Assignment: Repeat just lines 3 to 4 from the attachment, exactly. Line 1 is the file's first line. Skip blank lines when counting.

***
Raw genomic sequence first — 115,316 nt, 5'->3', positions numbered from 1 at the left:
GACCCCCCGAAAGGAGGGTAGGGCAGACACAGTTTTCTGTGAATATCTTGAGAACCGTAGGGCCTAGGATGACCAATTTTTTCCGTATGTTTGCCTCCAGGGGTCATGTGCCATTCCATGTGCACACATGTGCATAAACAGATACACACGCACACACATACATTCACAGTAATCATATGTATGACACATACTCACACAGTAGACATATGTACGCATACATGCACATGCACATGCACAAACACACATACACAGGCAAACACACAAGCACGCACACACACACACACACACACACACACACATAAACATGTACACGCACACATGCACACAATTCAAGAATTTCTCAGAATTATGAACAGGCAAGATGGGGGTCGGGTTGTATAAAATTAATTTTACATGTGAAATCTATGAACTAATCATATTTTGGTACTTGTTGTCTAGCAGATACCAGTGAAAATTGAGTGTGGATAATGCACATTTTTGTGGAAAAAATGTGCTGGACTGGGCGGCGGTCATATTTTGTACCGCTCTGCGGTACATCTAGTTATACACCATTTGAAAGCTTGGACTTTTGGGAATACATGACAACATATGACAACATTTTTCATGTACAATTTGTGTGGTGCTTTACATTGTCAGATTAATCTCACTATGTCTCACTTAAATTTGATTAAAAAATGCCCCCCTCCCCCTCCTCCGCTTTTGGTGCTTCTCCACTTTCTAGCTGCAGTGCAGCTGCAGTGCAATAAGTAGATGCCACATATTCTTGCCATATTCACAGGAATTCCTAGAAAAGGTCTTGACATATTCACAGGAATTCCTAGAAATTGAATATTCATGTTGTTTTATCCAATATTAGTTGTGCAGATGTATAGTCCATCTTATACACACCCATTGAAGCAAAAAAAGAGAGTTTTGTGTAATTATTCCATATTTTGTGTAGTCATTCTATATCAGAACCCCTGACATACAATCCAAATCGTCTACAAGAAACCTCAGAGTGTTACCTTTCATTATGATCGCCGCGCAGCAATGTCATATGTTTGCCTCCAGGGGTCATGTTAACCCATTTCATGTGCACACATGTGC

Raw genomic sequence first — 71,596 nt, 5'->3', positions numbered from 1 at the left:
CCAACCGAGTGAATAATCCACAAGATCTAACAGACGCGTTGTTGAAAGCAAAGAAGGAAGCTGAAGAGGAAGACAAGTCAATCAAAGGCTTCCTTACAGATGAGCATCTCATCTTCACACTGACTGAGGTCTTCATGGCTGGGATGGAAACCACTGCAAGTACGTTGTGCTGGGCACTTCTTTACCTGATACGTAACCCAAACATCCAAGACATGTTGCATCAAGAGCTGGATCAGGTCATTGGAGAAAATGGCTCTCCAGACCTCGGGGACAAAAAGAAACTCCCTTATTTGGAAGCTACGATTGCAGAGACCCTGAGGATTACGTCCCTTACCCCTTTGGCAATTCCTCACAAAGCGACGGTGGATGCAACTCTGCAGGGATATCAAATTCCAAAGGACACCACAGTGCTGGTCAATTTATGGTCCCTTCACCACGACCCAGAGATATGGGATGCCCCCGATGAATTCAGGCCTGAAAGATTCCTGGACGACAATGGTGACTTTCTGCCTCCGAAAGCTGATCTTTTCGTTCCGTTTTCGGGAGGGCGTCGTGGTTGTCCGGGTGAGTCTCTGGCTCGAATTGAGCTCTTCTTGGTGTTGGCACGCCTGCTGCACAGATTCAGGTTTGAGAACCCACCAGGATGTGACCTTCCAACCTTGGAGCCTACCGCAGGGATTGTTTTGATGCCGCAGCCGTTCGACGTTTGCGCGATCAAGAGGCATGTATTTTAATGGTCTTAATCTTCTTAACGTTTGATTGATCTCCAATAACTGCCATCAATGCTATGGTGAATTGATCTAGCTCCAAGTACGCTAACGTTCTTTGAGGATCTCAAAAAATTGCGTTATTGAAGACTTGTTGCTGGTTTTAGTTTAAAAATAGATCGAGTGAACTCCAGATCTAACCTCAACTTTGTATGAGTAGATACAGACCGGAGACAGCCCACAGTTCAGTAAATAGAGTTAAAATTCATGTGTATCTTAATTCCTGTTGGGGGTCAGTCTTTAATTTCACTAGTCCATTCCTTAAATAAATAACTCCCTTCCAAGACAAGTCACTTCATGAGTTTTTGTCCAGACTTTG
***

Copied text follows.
Raw genomic sequence first — 71,596 nt, 5'->3', positions numbered from 1 at the left:
CCAACCGAGTGAATAATCCACAAGATCTAACAGACGCGTTGTTGAAAGCAAAGAAGGAAGCTGAAGAGGAAGACAAGTCAATCAAAGGCTTCCTTACAGATGAGCATCTCATCTTCACACTGACTGAGGTCTTCATGGCTGGGATGGAAACCACTGCAAGTACGTTGTGCTGGGCACTTCTTTACCTGATACGTAACCCAAACATCCAAGACATGTTGCATCAAGAGCTGGATCAGGTCATTGGAGAAAATGGCTCTCCAGACCTCGGGGACAAAAAGAAACTCCCTTATTTGGAAGCTACGATTGCAGAGACCCTGAGGATTACGTCCCTTACCCCTTTGGCAATTCCTCACAAAGCGACGGTGGATGCAACTCTGCAGGGATATCAAATTCCAAAGGACACCACAGTGCTGGTCAATTTATGGTCCCTTCACCACGACCCAGAGATATGGGATGCCCCCGATGAATTCAGGCCTGAAAGATTCCTGGACGACAATGGTGACTTTCTGCCTCCGAAAGCTGATCTTTTCGTTCCGTTTTCGGGAGGGCGTCGTGGTTGTCCGGGTGAGTCTCTGGCTCGAATTGAGCTCTTCTTGGTGTTGGCACGCCTGCTGCACAGATTCAGGTTTGAGAACCCACCAGGATGTGACCTTCCAACCTTGGAGCCTACCGCAGGGATTGTTTTGATGCCGCAGCCGTTCGACGTTTGCGCGATCAAGAGGCATGTATTTTAATGGTCTTAATCTTCTTAACGTTTGATTGATCTCCAATAACTGCCATCAATGCTATGGTGAATTGATCTAGCTCCAAGTACGCTAACGTTCTTTGAGGATCTCAAAAAATTGCGTTATTGAAGACTTGTTGCTGGTTTTAGTTTAAAAATAGATCGAGTGAACTCCAGATCTAACCTCAACTTTGTATGAGTAGATACAGACCGGAGACAGCCCACAGTTCAGTAAATAGAGTTAAAATTCATGTGTATCTTAATTCCTGTTGGGGGTCAGTCTTTAATTTCACTAGTCCATTCCTTAAATAAATAACTCCCTTCCAAGACAAGTCACTTCATGAGTTTTTGTCCAGACTTTG